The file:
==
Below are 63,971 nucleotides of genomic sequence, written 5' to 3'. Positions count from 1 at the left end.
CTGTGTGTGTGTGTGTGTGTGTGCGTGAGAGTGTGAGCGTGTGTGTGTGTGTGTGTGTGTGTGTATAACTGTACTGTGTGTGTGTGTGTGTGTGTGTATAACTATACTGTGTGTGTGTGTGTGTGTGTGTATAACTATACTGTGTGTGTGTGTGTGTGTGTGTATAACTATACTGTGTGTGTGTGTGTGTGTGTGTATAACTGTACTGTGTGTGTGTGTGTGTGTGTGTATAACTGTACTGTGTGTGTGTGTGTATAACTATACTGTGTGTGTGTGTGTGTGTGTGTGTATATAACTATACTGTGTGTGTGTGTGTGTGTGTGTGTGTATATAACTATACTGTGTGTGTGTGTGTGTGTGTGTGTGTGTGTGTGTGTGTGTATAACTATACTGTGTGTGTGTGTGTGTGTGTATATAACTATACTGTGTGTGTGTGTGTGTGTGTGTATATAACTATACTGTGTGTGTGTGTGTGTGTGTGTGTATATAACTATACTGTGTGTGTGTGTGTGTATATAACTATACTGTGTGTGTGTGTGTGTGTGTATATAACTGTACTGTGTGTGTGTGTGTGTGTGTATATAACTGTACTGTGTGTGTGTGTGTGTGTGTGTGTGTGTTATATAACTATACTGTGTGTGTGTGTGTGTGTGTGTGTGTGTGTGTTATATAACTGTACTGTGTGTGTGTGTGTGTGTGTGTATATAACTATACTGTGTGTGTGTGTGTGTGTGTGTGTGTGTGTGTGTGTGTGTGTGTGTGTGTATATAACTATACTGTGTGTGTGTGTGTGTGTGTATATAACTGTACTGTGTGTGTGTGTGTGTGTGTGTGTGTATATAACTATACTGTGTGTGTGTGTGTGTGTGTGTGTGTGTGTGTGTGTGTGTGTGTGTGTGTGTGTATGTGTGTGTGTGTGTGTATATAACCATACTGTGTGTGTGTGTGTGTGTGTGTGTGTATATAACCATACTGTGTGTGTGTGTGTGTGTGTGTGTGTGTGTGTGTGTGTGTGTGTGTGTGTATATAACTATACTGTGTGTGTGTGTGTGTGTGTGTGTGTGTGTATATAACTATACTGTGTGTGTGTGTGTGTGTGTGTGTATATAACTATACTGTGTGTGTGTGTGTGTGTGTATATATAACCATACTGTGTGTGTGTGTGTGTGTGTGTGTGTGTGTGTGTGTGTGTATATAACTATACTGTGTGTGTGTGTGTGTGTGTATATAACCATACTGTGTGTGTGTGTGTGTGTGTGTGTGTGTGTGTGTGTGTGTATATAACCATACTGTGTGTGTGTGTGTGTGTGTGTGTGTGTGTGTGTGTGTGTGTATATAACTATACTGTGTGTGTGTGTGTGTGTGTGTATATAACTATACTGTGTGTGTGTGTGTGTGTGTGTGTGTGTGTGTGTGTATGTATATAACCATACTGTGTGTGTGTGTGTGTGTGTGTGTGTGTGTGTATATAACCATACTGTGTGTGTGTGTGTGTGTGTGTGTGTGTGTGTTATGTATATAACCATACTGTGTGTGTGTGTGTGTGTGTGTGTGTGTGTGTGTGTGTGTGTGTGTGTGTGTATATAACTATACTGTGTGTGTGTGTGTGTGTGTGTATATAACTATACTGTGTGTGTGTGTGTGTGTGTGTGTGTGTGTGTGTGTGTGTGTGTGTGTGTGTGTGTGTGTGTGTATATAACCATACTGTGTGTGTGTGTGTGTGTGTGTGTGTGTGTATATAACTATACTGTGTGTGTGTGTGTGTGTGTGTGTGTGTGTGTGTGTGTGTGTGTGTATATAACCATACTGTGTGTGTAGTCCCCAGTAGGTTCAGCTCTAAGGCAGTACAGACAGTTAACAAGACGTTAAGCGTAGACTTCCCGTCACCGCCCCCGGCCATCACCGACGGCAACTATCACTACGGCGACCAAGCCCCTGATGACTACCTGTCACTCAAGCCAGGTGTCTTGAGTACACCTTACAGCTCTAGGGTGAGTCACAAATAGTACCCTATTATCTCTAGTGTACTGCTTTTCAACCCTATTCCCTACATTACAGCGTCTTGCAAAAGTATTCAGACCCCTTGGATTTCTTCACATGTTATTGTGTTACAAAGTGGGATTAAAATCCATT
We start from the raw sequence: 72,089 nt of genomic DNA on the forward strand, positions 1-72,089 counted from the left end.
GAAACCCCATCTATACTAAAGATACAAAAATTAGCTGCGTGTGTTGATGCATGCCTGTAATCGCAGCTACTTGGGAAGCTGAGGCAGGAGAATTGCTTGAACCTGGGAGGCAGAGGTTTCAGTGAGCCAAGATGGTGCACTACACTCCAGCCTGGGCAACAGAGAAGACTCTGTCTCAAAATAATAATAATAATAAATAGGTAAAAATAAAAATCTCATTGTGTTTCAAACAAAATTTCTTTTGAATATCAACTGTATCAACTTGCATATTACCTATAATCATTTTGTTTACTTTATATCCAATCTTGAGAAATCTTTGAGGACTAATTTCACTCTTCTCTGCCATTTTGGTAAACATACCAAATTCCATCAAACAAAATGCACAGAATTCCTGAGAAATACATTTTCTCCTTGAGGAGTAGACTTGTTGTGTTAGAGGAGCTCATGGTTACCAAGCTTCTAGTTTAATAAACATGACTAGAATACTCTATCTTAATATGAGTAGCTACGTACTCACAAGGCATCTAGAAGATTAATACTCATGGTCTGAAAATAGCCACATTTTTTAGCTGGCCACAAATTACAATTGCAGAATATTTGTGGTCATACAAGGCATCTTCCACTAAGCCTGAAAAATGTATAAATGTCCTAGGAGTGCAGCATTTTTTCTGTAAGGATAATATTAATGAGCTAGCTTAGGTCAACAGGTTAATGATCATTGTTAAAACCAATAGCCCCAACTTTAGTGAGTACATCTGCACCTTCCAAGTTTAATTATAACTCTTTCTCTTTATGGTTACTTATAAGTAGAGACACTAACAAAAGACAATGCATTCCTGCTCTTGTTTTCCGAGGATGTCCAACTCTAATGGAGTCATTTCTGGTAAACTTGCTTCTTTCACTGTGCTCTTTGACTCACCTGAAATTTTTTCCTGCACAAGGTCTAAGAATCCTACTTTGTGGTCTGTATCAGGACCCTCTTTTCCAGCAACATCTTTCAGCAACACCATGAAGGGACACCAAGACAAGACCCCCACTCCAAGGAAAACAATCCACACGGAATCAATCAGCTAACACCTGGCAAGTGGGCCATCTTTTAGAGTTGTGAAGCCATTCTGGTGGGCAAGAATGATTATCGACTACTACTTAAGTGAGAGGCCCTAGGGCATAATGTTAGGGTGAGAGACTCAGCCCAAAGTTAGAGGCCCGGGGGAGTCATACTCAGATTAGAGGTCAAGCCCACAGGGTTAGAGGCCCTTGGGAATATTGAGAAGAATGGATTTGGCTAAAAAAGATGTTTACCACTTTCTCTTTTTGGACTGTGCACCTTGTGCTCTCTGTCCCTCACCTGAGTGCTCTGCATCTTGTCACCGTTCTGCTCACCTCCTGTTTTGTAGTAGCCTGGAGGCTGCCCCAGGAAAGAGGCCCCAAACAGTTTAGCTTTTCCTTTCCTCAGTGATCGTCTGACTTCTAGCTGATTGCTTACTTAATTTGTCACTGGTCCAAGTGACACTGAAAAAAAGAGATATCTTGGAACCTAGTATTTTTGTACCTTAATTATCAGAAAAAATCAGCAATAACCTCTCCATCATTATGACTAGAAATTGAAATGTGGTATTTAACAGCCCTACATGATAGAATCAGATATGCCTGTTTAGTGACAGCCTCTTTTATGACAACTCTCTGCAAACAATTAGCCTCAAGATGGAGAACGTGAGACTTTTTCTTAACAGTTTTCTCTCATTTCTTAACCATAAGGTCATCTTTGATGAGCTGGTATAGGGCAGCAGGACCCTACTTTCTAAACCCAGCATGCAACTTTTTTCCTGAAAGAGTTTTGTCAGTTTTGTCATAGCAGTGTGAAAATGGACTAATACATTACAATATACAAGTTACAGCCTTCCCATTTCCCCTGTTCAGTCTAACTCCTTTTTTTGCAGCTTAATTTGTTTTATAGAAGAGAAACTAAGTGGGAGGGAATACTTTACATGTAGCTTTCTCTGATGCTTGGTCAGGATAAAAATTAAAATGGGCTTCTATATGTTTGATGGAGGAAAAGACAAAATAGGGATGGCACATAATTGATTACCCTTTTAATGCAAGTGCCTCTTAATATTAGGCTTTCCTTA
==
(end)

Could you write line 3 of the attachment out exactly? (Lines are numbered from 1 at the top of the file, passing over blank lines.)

We start from the raw sequence: 72,089 nt of genomic DNA on the forward strand, positions 1-72,089 counted from the left end.